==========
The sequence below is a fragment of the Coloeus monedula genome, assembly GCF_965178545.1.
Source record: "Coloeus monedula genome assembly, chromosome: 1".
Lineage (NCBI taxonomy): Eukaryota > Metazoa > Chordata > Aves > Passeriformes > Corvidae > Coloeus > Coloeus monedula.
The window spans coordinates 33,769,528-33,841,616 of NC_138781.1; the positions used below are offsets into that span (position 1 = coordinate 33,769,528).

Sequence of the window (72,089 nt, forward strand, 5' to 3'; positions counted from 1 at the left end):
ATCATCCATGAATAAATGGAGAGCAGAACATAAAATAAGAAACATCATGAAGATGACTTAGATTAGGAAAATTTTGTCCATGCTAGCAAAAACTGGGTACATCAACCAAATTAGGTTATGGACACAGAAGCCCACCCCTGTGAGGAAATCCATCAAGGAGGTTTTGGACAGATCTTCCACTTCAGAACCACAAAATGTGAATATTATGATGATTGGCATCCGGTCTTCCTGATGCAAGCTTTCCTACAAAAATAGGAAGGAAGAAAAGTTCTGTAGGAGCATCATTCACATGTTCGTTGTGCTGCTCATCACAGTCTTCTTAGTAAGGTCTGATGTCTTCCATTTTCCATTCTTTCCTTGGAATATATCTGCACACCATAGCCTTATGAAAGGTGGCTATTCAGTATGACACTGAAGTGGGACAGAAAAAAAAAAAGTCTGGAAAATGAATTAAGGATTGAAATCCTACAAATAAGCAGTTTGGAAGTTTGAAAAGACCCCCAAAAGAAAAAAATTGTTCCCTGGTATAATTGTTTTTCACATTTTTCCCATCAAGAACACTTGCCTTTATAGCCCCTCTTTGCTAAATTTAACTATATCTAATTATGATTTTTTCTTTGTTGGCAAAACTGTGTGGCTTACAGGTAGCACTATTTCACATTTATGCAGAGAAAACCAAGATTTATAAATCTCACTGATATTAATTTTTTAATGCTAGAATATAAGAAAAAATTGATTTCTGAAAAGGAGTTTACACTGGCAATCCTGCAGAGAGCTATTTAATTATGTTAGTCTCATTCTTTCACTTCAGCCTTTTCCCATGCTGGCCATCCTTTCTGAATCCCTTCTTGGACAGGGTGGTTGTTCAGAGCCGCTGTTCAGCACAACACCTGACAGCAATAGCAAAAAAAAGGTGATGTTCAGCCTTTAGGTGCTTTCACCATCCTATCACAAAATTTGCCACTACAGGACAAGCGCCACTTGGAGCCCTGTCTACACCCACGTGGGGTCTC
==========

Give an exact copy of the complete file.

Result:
The sequence below is a fragment of the Coloeus monedula genome, assembly GCF_965178545.1.
Source record: "Coloeus monedula genome assembly, chromosome: 1".
Lineage (NCBI taxonomy): Eukaryota > Metazoa > Chordata > Aves > Passeriformes > Corvidae > Coloeus > Coloeus monedula.
The window spans coordinates 33,769,528-33,841,616 of NC_138781.1; the positions used below are offsets into that span (position 1 = coordinate 33,769,528).

Sequence of the window (72,089 nt, forward strand, 5' to 3'; positions counted from 1 at the left end):
ATCATCCATGAATAAATGGAGAGCAGAACATAAAATAAGAAACATCATGAAGATGACTTAGATTAGGAAAATTTTGTCCATGCTAGCAAAAACTGGGTACATCAACCAAATTAGGTTATGGACACAGAAGCCCACCCCTGTGAGGAAATCCATCAAGGAGGTTTTGGACAGATCTTCCACTTCAGAACCACAAAATGTGAATATTATGATGATTGGCATCCGGTCTTCCTGATGCAAGCTTTCCTACAAAAATAGGAAGGAAGAAAAGTTCTGTAGGAGCATCATTCACATGTTCGTTGTGCTGCTCATCACAGTCTTCTTAGTAAGGTCTGATGTCTTCCATTTTCCATTCTTTCCTTGGAATATATCTGCACACCATAGCCTTATGAAAGGTGGCTATTCAGTATGACACTGAAGTGGGACAGAAAAAAAAAAAGTCTGGAAAATGAATTAAGGATTGAAATCCTACAAATAAGCAGTTTGGAAGTTTGAAAAGACCCCCAAAAGAAAAAAATTGTTCCCTGGTATAATTGTTTTTCACATTTTTCCCATCAAGAACACTTGCCTTTATAGCCCCTCTTTGCTAAATTTAACTATATCTAATTATGATTTTTTCTTTGTTGGCAAAACTGTGTGGCTTACAGGTAGCACTATTTCACATTTATGCAGAGAAAACCAAGATTTATAAATCTCACTGATATTAATTTTTTAATGCTAGAATATAAGAAAAAATTGATTTCTGAAAAGGAGTTTACACTGGCAATCCTGCAGAGAGCTATTTAATTATGTTAGTCTCATTCTTTCACTTCAGCCTTTTCCCATGCTGGCCATCCTTTCTGAATCCCTTCTTGGACAGGGTGGTTGTTCAGAGCCGCTGTTCAGCACAACACCTGACAGCAATAGCAAAAAAAAGGTGATGTTCAGCCTTTAGGTGCTTTCACCATCCTATCACAAAATTTGCCACTACAGGACAAGCGCCACTTGGAGCCCTGTCTACACCCACGTGGGGTCTC